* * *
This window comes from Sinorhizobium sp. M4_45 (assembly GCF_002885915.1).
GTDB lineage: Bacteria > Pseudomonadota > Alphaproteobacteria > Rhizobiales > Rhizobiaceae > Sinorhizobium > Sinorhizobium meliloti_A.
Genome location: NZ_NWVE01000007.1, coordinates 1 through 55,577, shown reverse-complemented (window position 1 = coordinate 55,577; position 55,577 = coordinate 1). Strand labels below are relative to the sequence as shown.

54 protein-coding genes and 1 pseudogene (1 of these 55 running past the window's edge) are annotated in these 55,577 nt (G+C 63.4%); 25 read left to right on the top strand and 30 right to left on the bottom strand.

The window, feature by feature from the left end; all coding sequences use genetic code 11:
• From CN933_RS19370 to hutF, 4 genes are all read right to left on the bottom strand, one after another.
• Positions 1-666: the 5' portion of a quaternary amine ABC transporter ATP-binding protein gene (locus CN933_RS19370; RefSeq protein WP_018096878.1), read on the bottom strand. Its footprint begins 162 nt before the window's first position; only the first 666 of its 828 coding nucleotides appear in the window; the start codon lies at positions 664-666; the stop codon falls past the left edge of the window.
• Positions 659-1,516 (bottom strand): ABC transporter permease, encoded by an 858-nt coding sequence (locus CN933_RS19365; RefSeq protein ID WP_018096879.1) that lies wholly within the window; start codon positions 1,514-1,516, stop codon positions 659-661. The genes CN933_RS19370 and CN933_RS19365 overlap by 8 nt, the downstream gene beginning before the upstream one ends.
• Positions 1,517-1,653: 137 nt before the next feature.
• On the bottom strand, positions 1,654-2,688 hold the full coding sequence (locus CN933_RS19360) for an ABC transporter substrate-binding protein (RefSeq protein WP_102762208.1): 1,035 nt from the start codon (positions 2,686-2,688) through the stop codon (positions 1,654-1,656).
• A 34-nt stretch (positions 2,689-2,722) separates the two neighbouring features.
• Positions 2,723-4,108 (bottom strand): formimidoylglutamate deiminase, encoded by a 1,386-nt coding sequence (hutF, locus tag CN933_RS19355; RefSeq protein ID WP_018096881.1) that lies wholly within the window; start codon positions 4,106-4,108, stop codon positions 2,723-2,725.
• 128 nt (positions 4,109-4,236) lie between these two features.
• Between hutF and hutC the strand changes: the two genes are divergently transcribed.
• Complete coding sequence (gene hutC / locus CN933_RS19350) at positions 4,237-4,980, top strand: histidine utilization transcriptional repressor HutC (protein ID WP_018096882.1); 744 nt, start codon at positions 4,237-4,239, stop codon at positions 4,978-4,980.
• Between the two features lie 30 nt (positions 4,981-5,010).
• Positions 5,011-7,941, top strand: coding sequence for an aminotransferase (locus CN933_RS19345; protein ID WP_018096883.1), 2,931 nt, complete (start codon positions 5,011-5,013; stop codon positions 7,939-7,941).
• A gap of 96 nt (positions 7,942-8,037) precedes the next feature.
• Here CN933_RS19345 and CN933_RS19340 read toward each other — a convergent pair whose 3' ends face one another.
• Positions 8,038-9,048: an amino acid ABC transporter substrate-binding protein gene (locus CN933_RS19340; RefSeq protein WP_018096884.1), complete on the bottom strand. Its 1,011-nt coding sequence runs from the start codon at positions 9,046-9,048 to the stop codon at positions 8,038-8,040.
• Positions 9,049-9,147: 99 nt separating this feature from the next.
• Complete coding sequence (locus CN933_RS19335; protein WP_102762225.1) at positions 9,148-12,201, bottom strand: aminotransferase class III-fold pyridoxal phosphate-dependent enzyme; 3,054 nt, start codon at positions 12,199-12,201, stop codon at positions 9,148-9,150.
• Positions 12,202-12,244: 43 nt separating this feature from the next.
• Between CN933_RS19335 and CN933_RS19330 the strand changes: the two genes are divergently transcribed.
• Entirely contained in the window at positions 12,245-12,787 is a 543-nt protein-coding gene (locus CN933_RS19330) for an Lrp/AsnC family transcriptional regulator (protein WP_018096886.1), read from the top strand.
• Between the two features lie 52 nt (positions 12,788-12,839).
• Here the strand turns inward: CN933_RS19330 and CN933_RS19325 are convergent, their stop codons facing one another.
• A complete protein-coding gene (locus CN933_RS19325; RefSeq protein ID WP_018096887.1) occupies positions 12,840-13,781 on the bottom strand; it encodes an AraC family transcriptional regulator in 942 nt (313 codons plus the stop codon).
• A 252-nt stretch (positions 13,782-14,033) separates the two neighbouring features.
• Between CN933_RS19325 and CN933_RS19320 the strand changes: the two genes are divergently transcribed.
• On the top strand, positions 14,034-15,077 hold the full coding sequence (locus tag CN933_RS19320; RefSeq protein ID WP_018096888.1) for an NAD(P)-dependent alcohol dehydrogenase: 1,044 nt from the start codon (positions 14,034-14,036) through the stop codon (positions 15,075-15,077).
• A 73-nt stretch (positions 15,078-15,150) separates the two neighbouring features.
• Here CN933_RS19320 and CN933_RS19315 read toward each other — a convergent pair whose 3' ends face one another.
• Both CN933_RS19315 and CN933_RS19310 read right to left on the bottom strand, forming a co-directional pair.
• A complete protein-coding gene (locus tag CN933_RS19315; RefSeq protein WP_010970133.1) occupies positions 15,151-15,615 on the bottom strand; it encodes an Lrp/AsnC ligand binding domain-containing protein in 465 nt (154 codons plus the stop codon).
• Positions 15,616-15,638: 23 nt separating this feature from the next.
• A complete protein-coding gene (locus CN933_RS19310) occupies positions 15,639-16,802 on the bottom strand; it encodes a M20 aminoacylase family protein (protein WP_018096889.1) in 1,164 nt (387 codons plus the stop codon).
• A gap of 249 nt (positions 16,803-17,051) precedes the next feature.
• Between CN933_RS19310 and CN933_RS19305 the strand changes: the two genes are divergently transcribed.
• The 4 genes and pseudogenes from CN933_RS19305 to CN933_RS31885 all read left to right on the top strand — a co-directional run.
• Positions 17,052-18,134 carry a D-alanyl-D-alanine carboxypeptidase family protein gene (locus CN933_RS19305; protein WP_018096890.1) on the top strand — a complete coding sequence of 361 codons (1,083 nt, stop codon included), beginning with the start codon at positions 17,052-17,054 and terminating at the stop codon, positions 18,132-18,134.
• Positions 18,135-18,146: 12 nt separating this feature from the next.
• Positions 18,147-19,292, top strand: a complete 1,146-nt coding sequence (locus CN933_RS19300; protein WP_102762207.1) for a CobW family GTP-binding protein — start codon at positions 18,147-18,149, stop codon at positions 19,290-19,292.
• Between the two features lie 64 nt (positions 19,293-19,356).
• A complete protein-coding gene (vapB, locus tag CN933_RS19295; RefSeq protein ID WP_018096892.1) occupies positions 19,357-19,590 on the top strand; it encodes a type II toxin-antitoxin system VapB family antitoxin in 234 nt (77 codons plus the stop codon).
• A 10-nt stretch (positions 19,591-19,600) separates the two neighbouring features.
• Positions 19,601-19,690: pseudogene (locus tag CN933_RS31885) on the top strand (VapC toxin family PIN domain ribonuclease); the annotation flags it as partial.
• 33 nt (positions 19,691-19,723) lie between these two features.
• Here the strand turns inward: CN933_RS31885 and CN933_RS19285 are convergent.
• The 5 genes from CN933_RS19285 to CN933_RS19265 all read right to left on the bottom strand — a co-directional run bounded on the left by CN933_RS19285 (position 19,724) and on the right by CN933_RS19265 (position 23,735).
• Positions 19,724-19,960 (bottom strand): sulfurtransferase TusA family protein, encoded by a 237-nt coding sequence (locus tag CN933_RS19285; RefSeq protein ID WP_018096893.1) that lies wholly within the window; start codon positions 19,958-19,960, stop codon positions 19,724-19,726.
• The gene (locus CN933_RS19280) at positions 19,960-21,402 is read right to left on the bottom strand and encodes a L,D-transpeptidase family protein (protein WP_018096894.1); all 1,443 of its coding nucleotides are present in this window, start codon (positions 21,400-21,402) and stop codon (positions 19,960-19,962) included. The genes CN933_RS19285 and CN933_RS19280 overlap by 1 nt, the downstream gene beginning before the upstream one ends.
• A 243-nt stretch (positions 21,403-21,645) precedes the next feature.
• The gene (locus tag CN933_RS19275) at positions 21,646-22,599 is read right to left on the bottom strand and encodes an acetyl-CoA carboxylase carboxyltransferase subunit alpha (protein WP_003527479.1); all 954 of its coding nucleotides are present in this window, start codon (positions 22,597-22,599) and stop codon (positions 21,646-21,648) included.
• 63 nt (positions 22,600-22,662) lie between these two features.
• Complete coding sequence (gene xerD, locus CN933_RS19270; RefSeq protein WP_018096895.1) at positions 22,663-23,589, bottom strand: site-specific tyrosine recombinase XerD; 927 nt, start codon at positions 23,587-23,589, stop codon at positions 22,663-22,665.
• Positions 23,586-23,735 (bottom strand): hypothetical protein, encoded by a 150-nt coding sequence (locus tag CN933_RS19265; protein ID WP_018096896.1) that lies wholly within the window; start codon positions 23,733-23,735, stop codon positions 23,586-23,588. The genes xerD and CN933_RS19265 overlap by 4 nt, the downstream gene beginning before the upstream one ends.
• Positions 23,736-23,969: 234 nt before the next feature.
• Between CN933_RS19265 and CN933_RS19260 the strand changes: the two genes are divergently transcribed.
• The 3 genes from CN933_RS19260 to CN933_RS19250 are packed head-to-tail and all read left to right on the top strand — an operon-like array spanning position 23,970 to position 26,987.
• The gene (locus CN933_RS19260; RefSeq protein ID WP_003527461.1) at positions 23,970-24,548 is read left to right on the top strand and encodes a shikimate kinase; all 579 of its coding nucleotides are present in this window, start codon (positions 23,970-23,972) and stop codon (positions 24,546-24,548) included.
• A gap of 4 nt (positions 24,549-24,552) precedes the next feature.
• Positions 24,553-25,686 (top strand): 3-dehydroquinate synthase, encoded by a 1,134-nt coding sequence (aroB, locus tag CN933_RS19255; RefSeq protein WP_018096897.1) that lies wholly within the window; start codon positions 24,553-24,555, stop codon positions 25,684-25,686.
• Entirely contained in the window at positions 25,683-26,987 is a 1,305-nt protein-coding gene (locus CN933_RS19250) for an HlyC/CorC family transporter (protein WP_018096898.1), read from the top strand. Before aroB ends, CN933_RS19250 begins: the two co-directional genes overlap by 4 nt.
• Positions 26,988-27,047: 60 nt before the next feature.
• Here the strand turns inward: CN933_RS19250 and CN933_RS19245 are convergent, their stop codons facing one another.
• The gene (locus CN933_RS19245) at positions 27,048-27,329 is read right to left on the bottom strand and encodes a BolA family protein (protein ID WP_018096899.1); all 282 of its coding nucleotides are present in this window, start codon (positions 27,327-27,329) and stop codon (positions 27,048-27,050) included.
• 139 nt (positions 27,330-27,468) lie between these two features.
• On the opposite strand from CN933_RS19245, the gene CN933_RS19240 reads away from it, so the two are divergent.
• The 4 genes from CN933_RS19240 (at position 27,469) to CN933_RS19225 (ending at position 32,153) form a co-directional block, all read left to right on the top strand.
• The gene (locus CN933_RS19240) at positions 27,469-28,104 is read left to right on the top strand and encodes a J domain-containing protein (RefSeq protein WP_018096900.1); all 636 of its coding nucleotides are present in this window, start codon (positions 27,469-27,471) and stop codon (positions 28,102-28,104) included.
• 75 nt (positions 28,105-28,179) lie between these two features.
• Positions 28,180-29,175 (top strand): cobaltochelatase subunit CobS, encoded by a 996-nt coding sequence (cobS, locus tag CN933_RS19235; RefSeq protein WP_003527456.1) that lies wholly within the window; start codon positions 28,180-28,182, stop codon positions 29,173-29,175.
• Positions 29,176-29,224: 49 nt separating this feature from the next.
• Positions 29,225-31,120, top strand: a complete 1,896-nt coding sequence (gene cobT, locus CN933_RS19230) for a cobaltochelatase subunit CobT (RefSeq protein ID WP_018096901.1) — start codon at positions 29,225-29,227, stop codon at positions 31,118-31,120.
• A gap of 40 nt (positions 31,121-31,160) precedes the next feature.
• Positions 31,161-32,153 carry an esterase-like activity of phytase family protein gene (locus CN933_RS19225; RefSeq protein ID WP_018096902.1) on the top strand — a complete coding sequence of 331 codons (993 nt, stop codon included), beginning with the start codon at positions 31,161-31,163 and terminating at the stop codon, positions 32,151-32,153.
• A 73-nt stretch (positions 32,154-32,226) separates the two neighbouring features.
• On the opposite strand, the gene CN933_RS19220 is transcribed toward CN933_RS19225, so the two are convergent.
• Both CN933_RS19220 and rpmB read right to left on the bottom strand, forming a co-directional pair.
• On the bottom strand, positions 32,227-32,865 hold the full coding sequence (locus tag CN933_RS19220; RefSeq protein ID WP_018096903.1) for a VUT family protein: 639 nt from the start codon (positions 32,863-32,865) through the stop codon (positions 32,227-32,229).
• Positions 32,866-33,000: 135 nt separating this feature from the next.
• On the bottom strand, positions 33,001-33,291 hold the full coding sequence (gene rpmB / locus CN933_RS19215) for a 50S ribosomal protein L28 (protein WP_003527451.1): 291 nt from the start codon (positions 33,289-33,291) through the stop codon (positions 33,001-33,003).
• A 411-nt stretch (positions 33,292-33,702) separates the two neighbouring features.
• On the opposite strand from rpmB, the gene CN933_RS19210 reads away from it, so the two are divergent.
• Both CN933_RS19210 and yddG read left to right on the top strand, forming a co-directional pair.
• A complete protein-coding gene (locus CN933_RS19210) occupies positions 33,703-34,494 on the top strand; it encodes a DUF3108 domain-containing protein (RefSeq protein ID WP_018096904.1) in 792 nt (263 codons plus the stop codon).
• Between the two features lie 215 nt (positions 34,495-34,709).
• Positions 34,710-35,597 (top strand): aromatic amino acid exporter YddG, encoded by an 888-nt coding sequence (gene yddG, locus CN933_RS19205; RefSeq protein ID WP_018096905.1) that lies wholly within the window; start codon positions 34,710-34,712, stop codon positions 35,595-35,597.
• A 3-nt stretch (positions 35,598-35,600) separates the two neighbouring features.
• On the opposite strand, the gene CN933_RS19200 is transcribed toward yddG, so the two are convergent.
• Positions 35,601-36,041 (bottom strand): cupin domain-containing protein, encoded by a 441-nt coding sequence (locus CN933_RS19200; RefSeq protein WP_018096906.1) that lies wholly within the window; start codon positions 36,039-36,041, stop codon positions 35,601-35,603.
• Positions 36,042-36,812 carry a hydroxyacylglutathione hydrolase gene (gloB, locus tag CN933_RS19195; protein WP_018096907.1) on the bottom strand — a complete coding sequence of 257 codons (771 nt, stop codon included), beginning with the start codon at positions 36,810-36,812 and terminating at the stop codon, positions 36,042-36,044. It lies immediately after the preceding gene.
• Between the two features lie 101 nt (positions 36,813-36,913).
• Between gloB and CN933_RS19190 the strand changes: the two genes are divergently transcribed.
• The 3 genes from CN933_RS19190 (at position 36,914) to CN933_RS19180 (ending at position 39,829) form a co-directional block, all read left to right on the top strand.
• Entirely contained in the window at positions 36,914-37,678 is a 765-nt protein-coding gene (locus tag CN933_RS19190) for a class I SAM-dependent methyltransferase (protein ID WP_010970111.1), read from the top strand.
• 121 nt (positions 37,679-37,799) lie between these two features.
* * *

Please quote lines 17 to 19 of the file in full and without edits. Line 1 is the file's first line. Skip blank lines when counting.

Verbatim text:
• Positions 5,011-7,941, top strand: coding sequence for an aminotransferase (locus CN933_RS19345; protein ID WP_018096883.1), 2,931 nt, complete (start codon positions 5,011-5,013; stop codon positions 7,939-7,941).
• A gap of 96 nt (positions 7,942-8,037) precedes the next feature.
• Here CN933_RS19345 and CN933_RS19340 read toward each other — a convergent pair whose 3' ends face one another.